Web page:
A working balance
A TALE OF TWO FORESTS
A working forest is a beautiful balance between people and nature. Picture dense fir forests near pristine lakes and streams. Living beside our workers who plant, tend, harvest and plant again are:
- Large and small mammals such as cougar, elk, deer, bear, chipmunk, squirrel, rabbit and raccoon
- Eagles, Steller's jays, woodpeckers, owls, wrens, sparrows and crows
- Salmon, trout and various other fish
- Reptiles, insects and amphibians such as newt, salamander and frog
- Tree species such as Douglas-fir, Pacific silver fir, noble fir, western hemlock and western red cedar
- Fern, salal, huckleberry and hundreds of other plants
Following the eruption, there were two choices:
- Let nature take its course.
- Provide assistance to jump-start the forest’s recovery.
In 1982, Congress let nature take its course and established the Mount St. Helens National Volcanic Monument. The U.S. Forest Service manages it today for research, recreation and interpretation.
Weyerhaeuser chose to assist our forests in their recovery.
Our company is invested in continually deepening our understanding of trees, soil, water and wildlife. We had the knowledge to help the forests around Mount St. Helens rebound, thanks to years of scientific research on natural forests and their cycles.
THE WEYERHAEUSER APPROACH
Salvage and recovery plans began immediately. Much of the downed timber could be used, but if left untouched, the wood was at great risk of insect damage and disease. We needed to work quickly, but safely. After the government completed a study to assess the hazards of working in ash and determined what safety measures were required, we initiated a full-scale salvage effort.
- More than 1,000 people were involved in the salvage efforts.
- Up to 600 truckloads of downed logs were removed each day.
- Salvage work continued for nearly two years.
These efforts helped save 850 million board feet of timber, enough to build 85,000 three-bedroom homes.
Plant seedlings. Lots of them.
Workers began digging through deep ash in order to plant 18 million seedlings by hand. We needed those seedlings to take root. Fortunately, Weyerhaeuser began scientific research on how to effectively grow seedlings in the 1940s when we started the first certified tree farm in North America, and we leveraged those decades of learnings to help our forests around the volcano recover. Our typical planting procedure involves:
- Preparing the site by exposing mineral soil to aid seedling survival and growth
- Reducing soil erosion
- Using our high-quality seedlings
- Replanting quickly, within 12 months of harvest for almost every area
- Planting species in the right geographies and climates for them to thrive: western red cedar, grand fir and hemlock in select locations; Douglas-fir and red alder in lowlands; and noble fir at elevations above 2,800 feet
Nurture young trees
After we plant seedlings, we ensure their long-term survival by:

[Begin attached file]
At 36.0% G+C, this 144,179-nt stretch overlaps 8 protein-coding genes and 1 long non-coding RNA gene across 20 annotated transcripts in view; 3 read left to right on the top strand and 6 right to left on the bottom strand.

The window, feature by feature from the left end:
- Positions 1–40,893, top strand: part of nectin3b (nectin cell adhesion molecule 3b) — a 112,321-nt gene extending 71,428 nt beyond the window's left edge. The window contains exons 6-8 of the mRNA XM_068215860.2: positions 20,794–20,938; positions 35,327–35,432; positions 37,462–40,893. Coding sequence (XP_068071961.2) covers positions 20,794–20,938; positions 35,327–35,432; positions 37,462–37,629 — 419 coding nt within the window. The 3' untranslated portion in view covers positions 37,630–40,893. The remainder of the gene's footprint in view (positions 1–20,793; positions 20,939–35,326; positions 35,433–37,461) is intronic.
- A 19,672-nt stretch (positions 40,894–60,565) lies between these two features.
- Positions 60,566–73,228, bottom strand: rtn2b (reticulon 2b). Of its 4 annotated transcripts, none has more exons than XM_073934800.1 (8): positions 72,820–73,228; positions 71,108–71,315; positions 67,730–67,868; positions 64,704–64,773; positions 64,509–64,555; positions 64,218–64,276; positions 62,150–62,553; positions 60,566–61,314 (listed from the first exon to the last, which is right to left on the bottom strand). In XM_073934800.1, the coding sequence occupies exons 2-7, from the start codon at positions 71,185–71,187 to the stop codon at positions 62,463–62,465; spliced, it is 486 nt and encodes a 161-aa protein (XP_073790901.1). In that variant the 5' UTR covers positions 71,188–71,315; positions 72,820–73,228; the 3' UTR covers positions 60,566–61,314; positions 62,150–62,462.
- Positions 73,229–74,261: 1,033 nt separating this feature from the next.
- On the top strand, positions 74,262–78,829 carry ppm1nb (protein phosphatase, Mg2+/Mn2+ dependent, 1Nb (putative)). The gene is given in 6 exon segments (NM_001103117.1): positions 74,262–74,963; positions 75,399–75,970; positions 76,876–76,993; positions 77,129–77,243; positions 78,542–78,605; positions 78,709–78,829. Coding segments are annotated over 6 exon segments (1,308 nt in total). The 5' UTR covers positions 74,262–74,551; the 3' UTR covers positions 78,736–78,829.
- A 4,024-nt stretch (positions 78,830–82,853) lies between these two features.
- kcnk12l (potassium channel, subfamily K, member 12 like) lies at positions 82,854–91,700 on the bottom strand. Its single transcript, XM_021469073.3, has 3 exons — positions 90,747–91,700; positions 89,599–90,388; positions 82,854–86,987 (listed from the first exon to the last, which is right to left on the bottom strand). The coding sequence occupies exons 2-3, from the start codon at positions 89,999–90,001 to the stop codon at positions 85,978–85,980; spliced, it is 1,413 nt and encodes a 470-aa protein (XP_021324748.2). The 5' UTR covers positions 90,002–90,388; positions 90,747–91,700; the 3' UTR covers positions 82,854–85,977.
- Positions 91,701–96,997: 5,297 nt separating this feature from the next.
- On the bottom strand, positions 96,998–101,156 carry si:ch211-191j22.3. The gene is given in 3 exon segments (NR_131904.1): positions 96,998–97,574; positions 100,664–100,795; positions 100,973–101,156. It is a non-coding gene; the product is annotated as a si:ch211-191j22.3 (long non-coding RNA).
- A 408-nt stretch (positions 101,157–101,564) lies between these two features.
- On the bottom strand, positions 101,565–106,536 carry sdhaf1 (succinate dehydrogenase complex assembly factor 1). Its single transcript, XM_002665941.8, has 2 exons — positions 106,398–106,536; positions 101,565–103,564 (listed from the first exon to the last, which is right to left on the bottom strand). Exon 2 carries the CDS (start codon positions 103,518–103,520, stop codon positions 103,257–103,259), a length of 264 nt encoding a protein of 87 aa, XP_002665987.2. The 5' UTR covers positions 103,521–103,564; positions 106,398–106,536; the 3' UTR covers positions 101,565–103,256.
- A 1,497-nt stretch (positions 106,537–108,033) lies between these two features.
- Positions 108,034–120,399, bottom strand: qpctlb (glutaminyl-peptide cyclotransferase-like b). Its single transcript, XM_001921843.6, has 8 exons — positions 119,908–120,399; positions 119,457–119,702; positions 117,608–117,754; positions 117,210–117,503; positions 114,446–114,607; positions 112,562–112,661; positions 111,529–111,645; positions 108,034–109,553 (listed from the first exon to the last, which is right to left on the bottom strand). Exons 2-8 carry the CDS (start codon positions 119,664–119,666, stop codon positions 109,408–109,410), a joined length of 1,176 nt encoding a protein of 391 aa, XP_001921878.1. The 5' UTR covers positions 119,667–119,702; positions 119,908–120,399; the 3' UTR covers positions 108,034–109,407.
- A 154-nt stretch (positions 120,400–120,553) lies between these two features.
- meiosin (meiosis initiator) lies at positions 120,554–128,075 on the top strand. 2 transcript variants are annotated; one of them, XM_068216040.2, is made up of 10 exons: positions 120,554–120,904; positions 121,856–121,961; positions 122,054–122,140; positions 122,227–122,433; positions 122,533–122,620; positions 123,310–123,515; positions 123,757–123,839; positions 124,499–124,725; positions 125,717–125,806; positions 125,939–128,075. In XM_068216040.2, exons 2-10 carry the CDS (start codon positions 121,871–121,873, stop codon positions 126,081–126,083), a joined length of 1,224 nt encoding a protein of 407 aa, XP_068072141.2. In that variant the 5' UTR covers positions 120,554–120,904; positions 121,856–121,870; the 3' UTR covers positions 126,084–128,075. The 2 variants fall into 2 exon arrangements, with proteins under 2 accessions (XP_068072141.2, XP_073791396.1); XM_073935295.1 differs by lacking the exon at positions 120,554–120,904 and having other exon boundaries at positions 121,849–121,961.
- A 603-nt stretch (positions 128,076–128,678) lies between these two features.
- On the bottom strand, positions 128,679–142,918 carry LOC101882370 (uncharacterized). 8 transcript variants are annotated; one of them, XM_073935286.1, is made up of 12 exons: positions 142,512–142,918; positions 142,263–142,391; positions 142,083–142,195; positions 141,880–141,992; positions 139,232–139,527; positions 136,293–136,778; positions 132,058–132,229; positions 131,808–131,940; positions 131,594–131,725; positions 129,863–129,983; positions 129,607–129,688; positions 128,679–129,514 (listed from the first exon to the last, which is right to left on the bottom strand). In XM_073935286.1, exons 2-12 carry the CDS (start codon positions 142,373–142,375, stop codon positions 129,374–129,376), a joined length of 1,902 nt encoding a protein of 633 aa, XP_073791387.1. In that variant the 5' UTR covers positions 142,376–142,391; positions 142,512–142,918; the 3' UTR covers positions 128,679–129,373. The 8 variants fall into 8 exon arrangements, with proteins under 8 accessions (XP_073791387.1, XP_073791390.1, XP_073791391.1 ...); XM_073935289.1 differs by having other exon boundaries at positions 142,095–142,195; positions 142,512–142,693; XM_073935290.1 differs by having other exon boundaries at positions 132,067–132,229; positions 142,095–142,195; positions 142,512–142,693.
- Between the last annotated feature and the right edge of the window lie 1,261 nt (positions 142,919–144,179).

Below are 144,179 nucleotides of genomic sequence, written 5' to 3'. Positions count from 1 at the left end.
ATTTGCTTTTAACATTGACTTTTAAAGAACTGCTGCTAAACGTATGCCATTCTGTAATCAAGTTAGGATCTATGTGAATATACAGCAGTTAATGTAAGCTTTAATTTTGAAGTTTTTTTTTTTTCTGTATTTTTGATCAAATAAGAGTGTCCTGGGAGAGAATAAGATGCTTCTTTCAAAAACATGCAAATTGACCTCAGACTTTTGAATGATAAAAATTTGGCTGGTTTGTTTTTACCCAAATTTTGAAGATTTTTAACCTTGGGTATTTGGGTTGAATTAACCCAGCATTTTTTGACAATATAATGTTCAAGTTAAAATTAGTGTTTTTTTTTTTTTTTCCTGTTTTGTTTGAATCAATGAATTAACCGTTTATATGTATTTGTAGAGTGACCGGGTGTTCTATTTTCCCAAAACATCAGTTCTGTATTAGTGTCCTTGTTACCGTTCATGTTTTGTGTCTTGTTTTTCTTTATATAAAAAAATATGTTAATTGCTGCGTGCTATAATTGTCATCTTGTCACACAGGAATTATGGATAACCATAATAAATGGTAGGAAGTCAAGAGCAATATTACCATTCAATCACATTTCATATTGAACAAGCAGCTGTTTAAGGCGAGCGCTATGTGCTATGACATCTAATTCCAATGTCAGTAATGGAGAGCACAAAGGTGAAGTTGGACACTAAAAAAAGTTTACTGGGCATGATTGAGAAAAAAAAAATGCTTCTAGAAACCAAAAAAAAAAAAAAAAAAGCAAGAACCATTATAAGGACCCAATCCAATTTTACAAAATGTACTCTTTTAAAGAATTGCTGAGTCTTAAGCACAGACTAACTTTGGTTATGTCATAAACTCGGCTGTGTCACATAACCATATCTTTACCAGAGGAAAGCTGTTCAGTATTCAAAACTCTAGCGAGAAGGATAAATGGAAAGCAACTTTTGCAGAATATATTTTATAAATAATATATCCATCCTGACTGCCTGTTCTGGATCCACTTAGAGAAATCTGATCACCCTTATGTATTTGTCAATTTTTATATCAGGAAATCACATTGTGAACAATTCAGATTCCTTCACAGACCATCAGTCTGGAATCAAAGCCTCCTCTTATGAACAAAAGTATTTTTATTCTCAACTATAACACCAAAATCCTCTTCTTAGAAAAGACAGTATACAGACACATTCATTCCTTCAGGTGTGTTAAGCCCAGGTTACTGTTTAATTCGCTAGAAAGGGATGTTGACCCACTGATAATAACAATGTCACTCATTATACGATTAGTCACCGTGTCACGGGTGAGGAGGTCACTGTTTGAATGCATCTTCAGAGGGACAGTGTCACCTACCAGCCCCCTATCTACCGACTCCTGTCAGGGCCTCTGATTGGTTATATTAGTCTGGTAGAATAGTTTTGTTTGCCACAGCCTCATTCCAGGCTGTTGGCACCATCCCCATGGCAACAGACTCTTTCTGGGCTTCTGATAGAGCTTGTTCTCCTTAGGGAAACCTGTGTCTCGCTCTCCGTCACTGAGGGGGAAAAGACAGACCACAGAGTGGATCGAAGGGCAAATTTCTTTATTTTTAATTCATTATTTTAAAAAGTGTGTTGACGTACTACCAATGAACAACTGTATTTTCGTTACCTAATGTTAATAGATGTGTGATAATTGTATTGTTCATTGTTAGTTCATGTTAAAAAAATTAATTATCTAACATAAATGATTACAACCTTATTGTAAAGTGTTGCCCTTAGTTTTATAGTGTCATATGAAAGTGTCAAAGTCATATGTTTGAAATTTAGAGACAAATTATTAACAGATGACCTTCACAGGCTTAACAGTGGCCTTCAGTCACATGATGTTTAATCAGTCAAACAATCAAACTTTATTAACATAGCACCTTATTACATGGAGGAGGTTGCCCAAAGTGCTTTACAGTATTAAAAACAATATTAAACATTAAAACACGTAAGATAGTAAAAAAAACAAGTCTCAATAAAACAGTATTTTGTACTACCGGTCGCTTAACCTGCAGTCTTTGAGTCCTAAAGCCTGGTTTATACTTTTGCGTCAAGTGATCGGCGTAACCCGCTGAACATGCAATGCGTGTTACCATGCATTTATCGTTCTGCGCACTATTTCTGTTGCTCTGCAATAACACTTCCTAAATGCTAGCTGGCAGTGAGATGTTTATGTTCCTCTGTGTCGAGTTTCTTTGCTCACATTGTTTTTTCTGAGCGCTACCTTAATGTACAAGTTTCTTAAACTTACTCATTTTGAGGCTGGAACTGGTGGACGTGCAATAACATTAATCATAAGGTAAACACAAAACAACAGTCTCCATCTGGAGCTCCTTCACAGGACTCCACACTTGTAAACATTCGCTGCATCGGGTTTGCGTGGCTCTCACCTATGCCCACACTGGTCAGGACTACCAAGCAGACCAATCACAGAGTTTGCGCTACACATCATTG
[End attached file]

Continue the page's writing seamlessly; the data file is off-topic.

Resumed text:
- Fertilizing — In the Northwest, we fertilize some trees a few times over their life cycle to help growth. Fertilizer is only applied on acres where it will improve the nutrients, and we use only approved fertilizers and carefully apply them away from lakes and streams.
- Thinning — By removing select trees from the forest when they are between 12 and 30 years old, we can help reduce competition for water, nutrients and sunlight and increase tree size.
Protect trees from harm
It might be impossible to protect forests from a volcanic eruption, but our methods help minimize risks from forest fires, insects, disease and animal damage. We protect all parts of the forest ecosystem, including:
- Wildlife — During harvest we leave snags, live trees and downed logs. It might look messy, but it provides food and cover for animals.
- Fish — We protect spawning beds and keep streams clean by carefully managing the design, construction, use and maintenance of our roads. We leave forested buffer zones to protect rivers, lakes, streams, springs and ponds where fish can spawn.
- Watersheds — We analyze entire watersheds to assess the combined effects of land use on fish habitat and water quality. This leads to land management plans that protect natural resources and municipal water sources.
- Landscapes — We combat fires with aerial surveys, quick-response teams, tanker trucks and helicopters, and we reduce landslide risk whenever possible through carefully managed harvest methods.
Harvest mature trees
On average, we harvest only 2 percent of our timberlands each year. This percentage ensures we have a sustainable harvest in perpetuity while meeting our economic objectives. In harvesting the forest, we use a variety of forest management techniques, including clearcutting — where most trees in an area are harvested at the same time, much like the effect of a forest fire or volcanic eruption. This method is effective for trees on the west side of the Cascade Mountain range, such as Douglas-fir, which does not tolerate shade from a forest canopy.
Forest harvests are all about engineering and planning. Long-term and short-term planning of a forest is a complex task, and our investment in new geographic information systems and satellite-based programs has improved planting, stand selection, harvest tracking and road maintenance, among other areas.
As we do on all our lands, we replant soon after harvest to ensure another healthy forest will grow and thrive for future generations.
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